Bill Evans: "At Town Hall"

Bill Evans, piano
Chuck Israels, bass
Arnie Wise, drums

Recorded live at Town Hall, NYC February 21, 1966

CD review by Jan Stevens, webmaster

On February 21, 1966 Bill Evans was presented in concert in New York City, performing solo, with trio and with big band. This release was called "Volume One" when originally released on LP; presumably a "Volume Two" was intended for release but never materialized. Bill and his manger and producer Helen Keane were never happy with the results of the larger Al Cohn-lead ensemble recorded that day, and that particular portion of the concert is apparently lost to history. (see Pettinger's book, pp.172-173)

All in all, I'd consider this the high point of any Bill Evans trio date in his' years as a Verve recording artist in the mid-1960s. The only 'official' release of the trio with drummer Arnold Wise, (who otherwise only appears on a few "Secret Sessions" tracks) they sound unusually upbeat, very tight as a group, and Bill is in top form here. It's also bassist Chuck Israels' last recorded appearance with the regular trio . Another good reason to buy the CD however, may just be the extended solo performance segment, dedicated to his father, who had just passed away. (After hearing the bad news, and some time spent in Florida, Bill returned and decided to do the concert, after all, despite Helen Keane's recommendation that he take some more time off.) For this medley, he plays his own compositions, "Story Line" -- a reworked "Re: Person I Knew", one of the best versions of" Turn Out the Stars" -- the very FIRST one, this arrangementis transcribed in a few Evans music books -- and the haunting and impressionistic and "Prologue" and "Epilogue" open and close the medley. It's a heartfelt and inspired performance, and often talked about among Evans fans.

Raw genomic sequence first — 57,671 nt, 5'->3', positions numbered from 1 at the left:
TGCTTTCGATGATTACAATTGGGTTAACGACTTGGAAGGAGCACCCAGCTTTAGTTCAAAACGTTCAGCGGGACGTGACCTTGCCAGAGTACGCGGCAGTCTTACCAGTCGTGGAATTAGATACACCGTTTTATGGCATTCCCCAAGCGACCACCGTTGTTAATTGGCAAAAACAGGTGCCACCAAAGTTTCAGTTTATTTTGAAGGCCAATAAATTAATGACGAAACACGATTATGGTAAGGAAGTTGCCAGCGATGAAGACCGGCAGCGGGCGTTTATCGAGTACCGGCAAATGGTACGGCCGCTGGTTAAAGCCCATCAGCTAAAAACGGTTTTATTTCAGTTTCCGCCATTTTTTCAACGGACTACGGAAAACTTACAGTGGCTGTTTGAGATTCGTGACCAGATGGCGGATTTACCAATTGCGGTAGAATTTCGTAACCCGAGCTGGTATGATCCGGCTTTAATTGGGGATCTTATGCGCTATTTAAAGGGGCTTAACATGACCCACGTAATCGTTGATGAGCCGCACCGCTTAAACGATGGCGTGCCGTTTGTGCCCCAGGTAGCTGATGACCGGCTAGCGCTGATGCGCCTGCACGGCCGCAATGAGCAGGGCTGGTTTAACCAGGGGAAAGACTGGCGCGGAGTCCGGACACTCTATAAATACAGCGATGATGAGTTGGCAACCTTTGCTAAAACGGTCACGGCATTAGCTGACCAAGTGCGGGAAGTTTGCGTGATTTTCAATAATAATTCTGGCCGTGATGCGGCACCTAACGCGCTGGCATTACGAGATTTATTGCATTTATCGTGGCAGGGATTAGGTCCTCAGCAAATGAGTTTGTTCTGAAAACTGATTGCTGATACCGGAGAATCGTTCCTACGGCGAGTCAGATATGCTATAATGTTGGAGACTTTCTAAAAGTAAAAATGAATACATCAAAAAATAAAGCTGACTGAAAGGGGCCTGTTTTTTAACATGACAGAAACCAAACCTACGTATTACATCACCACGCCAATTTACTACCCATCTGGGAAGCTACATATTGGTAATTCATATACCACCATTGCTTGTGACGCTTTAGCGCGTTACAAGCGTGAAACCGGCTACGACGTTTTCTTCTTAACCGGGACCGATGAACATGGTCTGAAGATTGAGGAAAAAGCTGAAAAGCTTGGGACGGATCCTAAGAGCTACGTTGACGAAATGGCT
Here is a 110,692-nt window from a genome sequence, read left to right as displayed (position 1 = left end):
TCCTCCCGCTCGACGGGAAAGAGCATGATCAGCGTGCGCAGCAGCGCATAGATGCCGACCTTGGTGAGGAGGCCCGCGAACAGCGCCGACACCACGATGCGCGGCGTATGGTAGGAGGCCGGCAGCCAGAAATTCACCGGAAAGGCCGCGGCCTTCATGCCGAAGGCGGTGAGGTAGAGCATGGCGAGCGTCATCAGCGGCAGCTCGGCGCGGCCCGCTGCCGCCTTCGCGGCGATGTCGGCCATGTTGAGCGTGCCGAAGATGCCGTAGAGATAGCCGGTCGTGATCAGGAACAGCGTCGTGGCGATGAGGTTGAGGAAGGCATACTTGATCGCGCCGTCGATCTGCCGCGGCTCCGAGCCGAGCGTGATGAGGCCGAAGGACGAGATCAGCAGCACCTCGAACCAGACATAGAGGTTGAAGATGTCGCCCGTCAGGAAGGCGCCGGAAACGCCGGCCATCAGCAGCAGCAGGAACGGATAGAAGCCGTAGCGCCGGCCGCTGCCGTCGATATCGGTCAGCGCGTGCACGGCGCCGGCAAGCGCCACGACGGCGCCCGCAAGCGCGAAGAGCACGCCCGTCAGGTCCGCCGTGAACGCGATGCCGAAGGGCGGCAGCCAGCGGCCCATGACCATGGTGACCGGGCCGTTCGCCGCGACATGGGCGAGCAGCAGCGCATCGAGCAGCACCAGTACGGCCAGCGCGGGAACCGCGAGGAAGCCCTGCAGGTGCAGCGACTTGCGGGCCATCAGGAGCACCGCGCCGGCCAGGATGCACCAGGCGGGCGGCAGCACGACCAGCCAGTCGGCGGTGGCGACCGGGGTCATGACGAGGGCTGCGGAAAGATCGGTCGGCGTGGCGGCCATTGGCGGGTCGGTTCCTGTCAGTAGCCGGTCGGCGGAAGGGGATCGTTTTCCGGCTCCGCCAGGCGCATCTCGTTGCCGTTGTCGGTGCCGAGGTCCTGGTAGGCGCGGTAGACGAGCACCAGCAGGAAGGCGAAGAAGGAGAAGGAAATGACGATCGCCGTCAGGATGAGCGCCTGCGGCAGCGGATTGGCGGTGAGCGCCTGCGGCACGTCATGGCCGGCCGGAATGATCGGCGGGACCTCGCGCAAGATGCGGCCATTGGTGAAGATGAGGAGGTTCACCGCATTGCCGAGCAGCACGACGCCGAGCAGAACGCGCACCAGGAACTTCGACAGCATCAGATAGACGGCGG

The pianist's versions of "Who Can I Turn To" and "I Should Care", just to name two, are among the best -known jazz treatments of these now-standards. Pianist Herbie Hancock (a jazz legend himself) personally selected this live "I Should Care" to be part of his hand-picked Evans favorites (from the Verve catalog) for the CD "Ultimate Bill Evans" (Verve 314 557 536-2), calling it in his liner notes: "a good example of the way Bill could articulate a melody and then build variations from it".

Bill Evans virtually defined jazz piano in the sixties and beyond, and this is one of the best examples from the middle period in his career. As opposed to a number of his other Verve releases, the piano sound is superb -- for that time period, and you can hear all the interplay, the fun, and the fierce concentration of these guys beautifully recorded and nicely balanced. "Town Hall" remains one of the stronger entries in the Verve label's Bill Evans catalog. This trio swings and the whole performance is a real delight.

ŠJan Stevens 2002. All rights reserved.